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Explain how to delete a file in Python?

2 Answers

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  • Lv 7
    1 month ago

    you need to have 2 things:

    1. the path of the file's location, either relative to the running file, or an absolute path, which may differ, depending on the OS.

    2. the filename of the file in question, including any extension.

  • oyubir
    Lv 6
    1 month ago

    import os

    os.unlink("fileToRemove")

    The same function also goes by the name os.remove(...).

    It is just 2 names for the exact same thing. "remove" is probably easier to memorize for you, since you (improperly, I am afraid) asked how to "delete" a file (don't worry. I say "delete" or "remove" all the time also. But strictly speaking, nobody delete a file).

    Because what those function do (like the "del" command in msdos, or "rm" command in unix, and "rm" stand obviously for "remove") is to suppress the NAME of the file. Not the file itself.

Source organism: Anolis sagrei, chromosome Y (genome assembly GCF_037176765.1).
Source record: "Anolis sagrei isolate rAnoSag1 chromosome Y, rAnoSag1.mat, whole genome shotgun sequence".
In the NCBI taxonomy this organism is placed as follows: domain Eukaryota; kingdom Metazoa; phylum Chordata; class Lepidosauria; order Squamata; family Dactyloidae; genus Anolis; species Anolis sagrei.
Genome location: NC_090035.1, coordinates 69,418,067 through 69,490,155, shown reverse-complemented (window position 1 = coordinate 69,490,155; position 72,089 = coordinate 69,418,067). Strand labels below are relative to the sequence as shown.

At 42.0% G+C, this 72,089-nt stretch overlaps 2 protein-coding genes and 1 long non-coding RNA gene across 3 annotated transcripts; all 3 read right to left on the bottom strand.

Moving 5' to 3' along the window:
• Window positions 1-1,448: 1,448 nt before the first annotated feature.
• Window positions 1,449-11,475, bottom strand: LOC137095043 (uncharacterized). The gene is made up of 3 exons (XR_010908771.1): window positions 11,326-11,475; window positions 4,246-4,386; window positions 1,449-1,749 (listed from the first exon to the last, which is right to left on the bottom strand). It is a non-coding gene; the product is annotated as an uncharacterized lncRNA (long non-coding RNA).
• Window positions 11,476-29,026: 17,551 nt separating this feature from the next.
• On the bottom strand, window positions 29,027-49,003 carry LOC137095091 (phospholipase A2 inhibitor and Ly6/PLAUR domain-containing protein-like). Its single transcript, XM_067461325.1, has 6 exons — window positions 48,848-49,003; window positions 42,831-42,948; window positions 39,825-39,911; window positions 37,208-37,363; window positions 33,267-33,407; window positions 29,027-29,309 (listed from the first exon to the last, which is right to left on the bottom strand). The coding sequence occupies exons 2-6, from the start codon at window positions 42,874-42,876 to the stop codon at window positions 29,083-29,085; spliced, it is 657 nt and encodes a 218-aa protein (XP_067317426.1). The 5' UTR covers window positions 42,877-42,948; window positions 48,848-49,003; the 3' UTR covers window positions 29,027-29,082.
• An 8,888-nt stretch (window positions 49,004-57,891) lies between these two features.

The file will be suppressed by the underlying filesystem when it has no name left.

    Most of the files only have one name.

    But if several hard link exist on the file, then, it is only when the last reference is removed that the file is deleted.

    Most of the time, you don't care, and you can treat my whole answer (but the 2 first lines) as an old prof rant.

    But if what you want to do is really remove the file, so that nobody can ever see the content, neither os.remove nor os.unlink will no (nor would commands like "rm", "del", or suppressing the file in a file explorer. You need specific tools do to that).

    tl;dr

    import os

    os.unlink(filename)

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